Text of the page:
By Bloomberg contributor Jonathan Weil
What had Morgan Stanley done wrong ? The allegations, as written by Galvin’s office, seem to have been crafted with one goal in mind: To make it impossible to answer that question.
Let’s start with the consent order Galvin issued as part of his office’s settlement with Morgan Stanley. The first 92 paragraphs include a description of the securities regulator’s jurisdiction and authority, a list of the relevant parties, and a 16-page statement of facts.
Next is a section called 'violations of securities laws', which lists three counts. Each count says the regulator 'restates and incorporates the facts set forth in paragraphs 1-92'. After that, they say 'the conduct of respondent, as described above, constitutes a violation', followed by citations of the state laws, regulations or other provisions Morgan Stanley supposedly breached. The alleged infractions include dishonest or unethical conduct, disobeying a 2003 consent decree on analyst research, and failing to supervise employees.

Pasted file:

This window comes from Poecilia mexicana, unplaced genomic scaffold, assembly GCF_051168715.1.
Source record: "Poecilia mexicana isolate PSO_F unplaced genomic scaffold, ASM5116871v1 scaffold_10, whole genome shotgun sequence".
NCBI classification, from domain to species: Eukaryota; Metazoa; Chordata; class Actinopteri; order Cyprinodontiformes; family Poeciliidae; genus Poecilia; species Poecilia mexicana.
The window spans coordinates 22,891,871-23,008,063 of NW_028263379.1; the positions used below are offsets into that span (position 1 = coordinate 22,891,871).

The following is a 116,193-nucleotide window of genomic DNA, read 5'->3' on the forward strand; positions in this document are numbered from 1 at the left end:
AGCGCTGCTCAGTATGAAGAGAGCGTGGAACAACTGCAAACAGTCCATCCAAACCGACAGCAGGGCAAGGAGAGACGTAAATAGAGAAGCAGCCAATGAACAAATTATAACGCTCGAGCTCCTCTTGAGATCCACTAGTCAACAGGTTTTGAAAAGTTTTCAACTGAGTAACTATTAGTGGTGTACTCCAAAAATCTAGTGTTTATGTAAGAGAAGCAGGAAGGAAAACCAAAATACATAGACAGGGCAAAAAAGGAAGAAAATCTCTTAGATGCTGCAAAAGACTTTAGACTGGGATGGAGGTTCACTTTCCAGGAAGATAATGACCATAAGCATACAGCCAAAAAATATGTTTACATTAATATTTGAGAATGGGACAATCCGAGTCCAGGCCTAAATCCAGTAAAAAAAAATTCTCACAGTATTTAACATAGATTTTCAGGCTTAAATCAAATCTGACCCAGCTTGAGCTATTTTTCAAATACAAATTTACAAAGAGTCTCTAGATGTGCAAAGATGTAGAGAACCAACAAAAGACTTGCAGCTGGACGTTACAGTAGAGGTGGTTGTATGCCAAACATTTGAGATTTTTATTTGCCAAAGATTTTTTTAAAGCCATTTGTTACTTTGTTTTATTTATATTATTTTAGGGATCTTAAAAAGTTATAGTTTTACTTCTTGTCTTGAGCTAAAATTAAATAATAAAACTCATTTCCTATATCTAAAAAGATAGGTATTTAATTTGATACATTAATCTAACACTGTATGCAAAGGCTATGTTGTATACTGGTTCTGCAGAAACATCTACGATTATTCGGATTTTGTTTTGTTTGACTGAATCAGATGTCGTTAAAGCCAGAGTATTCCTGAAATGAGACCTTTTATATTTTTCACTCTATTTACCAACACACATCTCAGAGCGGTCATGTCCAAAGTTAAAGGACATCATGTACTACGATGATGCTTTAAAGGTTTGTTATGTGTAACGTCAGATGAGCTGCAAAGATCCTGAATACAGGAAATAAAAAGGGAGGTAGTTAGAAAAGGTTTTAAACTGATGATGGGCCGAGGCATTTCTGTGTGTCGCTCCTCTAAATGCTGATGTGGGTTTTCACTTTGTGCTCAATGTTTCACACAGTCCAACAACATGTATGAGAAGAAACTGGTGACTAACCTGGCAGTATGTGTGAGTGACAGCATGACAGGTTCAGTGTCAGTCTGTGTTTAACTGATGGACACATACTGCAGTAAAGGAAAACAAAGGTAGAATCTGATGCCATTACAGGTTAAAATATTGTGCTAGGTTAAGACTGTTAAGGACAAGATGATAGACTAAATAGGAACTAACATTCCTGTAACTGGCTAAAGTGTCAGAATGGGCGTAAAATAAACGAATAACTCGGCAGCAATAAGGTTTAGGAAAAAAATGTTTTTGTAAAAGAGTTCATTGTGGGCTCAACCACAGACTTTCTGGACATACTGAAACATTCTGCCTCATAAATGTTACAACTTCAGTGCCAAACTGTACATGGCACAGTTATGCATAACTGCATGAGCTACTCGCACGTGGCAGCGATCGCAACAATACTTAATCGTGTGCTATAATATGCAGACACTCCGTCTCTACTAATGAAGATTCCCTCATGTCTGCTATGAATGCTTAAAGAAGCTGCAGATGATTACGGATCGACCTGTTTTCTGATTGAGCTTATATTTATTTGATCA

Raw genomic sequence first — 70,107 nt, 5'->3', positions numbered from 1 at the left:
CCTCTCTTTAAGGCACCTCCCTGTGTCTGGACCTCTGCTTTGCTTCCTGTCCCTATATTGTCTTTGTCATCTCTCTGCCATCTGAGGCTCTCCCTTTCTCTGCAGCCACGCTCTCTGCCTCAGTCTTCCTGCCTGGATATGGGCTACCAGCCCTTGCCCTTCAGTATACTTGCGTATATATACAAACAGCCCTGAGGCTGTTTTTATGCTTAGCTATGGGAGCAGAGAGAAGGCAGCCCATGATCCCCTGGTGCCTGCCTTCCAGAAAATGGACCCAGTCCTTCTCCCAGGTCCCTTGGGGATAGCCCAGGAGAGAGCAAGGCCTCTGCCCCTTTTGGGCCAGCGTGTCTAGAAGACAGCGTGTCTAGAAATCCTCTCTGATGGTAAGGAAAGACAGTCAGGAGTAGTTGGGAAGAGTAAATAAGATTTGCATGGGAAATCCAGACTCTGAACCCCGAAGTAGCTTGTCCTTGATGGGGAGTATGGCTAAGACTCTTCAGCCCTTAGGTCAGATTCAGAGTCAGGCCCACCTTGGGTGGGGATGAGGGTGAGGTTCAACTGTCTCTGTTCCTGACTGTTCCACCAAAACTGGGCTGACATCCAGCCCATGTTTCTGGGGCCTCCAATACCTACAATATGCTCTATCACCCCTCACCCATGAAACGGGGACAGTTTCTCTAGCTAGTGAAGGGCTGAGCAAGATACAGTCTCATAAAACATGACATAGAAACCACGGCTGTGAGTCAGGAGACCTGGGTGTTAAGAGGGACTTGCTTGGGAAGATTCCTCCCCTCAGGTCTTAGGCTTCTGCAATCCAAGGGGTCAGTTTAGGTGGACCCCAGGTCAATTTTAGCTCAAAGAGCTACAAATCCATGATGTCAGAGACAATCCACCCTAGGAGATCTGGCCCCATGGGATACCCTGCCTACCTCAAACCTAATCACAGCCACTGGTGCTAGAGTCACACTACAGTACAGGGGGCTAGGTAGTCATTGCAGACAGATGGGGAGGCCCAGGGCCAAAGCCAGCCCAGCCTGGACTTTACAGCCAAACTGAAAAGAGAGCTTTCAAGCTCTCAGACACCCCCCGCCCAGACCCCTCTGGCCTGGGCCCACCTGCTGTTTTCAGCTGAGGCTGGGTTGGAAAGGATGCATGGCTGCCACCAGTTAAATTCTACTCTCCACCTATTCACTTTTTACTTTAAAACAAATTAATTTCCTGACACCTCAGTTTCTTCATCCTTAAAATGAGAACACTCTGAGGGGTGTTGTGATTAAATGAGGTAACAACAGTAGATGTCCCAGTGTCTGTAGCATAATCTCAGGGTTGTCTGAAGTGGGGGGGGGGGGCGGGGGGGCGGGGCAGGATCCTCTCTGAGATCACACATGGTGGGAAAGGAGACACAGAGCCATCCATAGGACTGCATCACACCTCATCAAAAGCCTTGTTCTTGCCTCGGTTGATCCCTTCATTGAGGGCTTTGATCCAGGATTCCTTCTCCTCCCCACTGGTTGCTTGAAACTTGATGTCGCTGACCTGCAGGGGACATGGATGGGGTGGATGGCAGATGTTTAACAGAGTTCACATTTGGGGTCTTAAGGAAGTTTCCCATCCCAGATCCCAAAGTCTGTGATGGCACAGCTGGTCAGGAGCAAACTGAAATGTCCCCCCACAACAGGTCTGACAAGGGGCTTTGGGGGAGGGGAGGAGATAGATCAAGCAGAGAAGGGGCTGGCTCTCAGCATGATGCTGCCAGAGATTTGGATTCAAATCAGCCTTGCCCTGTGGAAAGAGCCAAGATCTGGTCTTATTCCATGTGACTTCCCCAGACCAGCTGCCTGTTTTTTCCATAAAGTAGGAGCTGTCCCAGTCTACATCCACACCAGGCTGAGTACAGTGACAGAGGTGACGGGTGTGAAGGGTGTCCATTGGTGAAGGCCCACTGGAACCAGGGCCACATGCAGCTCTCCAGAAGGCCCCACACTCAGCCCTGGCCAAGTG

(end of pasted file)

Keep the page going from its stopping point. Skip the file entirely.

Which facts constituted which violations ? There’s no way to determine that from the order. When I asked Galvin during a phone call, he declined to answer the question. As far as I can tell, even viewed in the worst possible light, none of the conduct described by Galvin was an obvious breach of anything.
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Jonathan Weil joined Bloomberg News as a columnist in 2007, and his columns on finance and accounting won Best in the Business awards from the Society of American Business Editors and Writers in 2009 and 2010.
Weil was a reporter for The Wall Street Journal from 1997 to 2006, and before that at the Arkansas Democrat-Gazette in Little Rock. He grew up in Hollywood, Fla., and has a bachelor's degree from the University of Colorado at Boulder and a law degree from Southern Methodist University.